Although VH1 bills “Single Ladies” as a romantic comedy, this hourlong show is really a soap — basically a scripted version of “The Real Housewives of Atlanta” seeking to fill a niche among African-American women largely abandoned by broadcasters since “Girlfriends” went off the air. Still, it’s not a particularly inspired serial, replete with tired situations, stiff dialogue and male characters possessing less dimension than those populating “Sex and the City,” if that’s possible. It’s not easy for a series featuring beautiful women to harbor zero appeal among men, but these “Ladies” thread that needle.
Produced by, among others, Queen Latifah, and created by Stacy A. Littlejohn (“The Wanda Sykes Show,” “All of Us”), “Ladies” shares a name with a catchy Beyonce song and employs almost the exact same lyric when Val (“Clueless’? ” Stacey Dash) extends an ultimatum to her longtime boyfriend in front of their friends in the first scene: “If you like it, then put a ring on it,” she snaps.
Three months later, Val is opening a shop and still trying to make sense of her failed relationship, while pal Keisha (LisaRaye McCoy) — who has an extremely casual attitude about sex — is engaged in a sort-of naughty game with a wealthy businessman (DB Woodside). Finally, their friend April (Charity Shea) — ostensibly happily married — is having a risky affair with the mayor (played by the rapper/poet/Fox News bogeyman Common).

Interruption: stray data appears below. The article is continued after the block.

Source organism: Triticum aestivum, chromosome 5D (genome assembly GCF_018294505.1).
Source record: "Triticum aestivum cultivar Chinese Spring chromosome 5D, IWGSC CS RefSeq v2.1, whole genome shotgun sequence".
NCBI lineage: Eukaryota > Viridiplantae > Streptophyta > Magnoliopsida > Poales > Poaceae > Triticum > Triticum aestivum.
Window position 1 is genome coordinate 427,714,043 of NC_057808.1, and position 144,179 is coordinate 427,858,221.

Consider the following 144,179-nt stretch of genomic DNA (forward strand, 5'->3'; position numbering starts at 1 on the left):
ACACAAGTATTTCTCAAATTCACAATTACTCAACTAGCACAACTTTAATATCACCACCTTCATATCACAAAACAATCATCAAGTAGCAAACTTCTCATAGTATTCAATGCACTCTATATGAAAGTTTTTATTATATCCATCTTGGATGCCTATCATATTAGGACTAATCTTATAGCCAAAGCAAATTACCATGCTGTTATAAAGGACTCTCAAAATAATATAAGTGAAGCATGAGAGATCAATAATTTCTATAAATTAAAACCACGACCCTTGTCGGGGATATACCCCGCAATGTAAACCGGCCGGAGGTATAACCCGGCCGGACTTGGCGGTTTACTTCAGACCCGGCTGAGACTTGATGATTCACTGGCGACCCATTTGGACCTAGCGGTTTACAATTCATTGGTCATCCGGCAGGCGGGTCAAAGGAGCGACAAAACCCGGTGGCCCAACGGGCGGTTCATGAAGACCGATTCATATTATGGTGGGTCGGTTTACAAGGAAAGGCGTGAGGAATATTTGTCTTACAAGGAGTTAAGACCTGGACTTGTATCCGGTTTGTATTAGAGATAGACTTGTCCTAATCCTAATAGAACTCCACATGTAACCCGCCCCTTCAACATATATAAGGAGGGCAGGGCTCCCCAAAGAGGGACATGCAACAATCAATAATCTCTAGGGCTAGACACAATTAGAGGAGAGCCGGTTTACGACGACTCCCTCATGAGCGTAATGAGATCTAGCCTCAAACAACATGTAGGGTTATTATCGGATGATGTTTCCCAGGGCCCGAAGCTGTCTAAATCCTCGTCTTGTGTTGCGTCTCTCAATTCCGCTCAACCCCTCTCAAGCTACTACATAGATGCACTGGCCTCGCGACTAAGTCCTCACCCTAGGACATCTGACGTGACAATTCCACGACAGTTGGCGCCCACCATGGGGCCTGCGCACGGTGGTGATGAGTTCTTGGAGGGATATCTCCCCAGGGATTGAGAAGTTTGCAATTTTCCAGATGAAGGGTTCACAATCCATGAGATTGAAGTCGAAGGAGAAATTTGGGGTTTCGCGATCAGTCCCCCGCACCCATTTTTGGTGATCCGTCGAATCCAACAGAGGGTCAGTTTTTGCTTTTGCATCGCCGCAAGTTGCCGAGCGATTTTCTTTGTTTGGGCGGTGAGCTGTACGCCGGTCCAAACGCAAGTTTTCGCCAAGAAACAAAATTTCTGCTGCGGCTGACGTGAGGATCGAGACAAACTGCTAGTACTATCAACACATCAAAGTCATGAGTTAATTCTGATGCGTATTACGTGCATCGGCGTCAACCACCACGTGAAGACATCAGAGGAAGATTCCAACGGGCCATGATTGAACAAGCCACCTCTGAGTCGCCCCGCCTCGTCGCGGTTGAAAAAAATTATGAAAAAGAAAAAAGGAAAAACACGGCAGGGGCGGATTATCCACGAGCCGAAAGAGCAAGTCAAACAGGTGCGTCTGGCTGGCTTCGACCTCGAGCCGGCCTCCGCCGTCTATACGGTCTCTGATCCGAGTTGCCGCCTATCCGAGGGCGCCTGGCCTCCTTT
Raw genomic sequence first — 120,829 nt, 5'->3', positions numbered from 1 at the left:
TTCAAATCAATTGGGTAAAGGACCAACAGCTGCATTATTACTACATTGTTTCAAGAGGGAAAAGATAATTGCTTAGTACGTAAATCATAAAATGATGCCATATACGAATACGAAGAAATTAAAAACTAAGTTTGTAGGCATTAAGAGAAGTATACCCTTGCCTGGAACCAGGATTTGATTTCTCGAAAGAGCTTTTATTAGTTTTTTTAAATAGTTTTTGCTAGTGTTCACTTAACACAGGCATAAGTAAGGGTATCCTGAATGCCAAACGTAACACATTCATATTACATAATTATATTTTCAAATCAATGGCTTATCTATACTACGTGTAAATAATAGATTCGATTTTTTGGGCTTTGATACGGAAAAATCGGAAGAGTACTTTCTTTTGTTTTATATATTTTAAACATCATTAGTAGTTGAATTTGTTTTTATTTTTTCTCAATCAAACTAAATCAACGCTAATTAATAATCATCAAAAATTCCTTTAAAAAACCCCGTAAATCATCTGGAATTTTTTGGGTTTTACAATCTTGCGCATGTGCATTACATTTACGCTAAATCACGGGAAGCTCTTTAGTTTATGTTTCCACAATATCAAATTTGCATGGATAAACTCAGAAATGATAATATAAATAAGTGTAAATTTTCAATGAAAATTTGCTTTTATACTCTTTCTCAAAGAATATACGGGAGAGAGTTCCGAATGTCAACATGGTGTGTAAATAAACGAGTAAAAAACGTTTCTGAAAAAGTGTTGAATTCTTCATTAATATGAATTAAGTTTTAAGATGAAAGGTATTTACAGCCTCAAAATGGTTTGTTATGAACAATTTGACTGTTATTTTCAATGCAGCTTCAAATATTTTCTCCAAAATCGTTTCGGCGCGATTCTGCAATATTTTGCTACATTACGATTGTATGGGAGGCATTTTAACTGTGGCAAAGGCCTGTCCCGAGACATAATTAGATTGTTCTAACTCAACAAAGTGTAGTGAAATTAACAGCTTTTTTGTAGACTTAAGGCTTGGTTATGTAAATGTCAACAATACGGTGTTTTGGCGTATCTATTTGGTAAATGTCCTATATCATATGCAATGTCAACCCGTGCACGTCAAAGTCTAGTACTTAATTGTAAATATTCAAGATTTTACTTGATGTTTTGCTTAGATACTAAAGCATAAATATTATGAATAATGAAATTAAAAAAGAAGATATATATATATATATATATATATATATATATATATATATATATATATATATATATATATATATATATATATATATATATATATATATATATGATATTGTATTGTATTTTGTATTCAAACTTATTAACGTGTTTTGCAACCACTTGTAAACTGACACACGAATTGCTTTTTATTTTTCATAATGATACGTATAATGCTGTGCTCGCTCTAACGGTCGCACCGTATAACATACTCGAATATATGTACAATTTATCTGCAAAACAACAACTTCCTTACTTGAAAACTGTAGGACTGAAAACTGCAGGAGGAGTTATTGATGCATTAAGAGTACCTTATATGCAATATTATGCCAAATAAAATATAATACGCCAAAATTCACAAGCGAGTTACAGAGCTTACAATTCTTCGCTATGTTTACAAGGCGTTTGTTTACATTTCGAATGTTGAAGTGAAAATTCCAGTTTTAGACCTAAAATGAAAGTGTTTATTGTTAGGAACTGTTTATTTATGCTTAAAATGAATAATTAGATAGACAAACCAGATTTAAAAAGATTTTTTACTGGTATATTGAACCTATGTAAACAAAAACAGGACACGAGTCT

There’s a fair amount of sex and cattiness in the two-hour premiere, but the former has all the heat of a perfume commercial, and the latter wouldn’t ruffle a hair in “Real Housewives” territory, which is clearly a source of inspiration.
The main problem, though, is these ladies and the men in their lives keep getting saddled with exclamations like, “Whoa, drama overload!” and, “Don’t’ even get me started on your ass.” Yes, please don’t.
With such a dearth of compelling drama aimed at African-Americans (and whatever VH1 chooses to call this, there’s nary a laugh in the piece), “Ladies” could garner some attention by default. Still, if this is the direction the net intends to go with its original scripted endeavors, let’s just say the development teams at higher-aiming cablers like FX and AMC can rest easy.
As the ostensible protagonist, Dash cuts a fine, fabulously wardrobed figure — at least, until she defiantly tells her ex, “If I were a weaker woman, I’d be really screwed up right now.” Such protestations to the contrary, the Val character is emblematic of the show in which she resides — beautiful, but kind of weak.